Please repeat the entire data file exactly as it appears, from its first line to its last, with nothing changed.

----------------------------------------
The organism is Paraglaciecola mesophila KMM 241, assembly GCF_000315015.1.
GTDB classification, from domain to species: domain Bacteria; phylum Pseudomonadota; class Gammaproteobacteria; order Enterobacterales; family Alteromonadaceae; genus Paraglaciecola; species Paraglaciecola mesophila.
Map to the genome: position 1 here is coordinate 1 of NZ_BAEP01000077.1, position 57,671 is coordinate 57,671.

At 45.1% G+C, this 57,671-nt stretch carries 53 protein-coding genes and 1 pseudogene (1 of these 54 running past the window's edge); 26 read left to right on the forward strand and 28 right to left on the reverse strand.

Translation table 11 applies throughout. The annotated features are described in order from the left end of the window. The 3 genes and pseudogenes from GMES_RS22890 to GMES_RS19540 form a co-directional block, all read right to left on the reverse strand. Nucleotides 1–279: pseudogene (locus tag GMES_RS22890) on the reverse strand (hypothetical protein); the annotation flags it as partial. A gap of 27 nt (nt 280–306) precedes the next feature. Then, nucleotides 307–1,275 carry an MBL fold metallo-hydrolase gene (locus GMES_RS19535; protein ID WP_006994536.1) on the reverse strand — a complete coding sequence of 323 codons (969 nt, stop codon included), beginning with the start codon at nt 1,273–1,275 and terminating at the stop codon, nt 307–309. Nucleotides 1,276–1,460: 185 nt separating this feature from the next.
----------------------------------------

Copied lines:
The organism is Paraglaciecola mesophila KMM 241, assembly GCF_000315015.1.
GTDB classification, from domain to species: domain Bacteria; phylum Pseudomonadota; class Gammaproteobacteria; order Enterobacterales; family Alteromonadaceae; genus Paraglaciecola; species Paraglaciecola mesophila.
Map to the genome: position 1 here is coordinate 1 of NZ_BAEP01000077.1, position 57,671 is coordinate 57,671.

At 45.1% G+C, this 57,671-nt stretch carries 53 protein-coding genes and 1 pseudogene (1 of these 54 running past the window's edge); 26 read left to right on the forward strand and 28 right to left on the reverse strand.

Translation table 11 applies throughout. The annotated features are described in order from the left end of the window. The 3 genes and pseudogenes from GMES_RS22890 to GMES_RS19540 form a co-directional block, all read right to left on the reverse strand. Nucleotides 1–279: pseudogene (locus tag GMES_RS22890) on the reverse strand (hypothetical protein); the annotation flags it as partial. A gap of 27 nt (nt 280–306) precedes the next feature. Then, nucleotides 307–1,275 carry an MBL fold metallo-hydrolase gene (locus GMES_RS19535; protein ID WP_006994536.1) on the reverse strand — a complete coding sequence of 323 codons (969 nt, stop codon included), beginning with the start codon at nt 1,273–1,275 and terminating at the stop codon, nt 307–309. Nucleotides 1,276–1,460: 185 nt separating this feature from the next.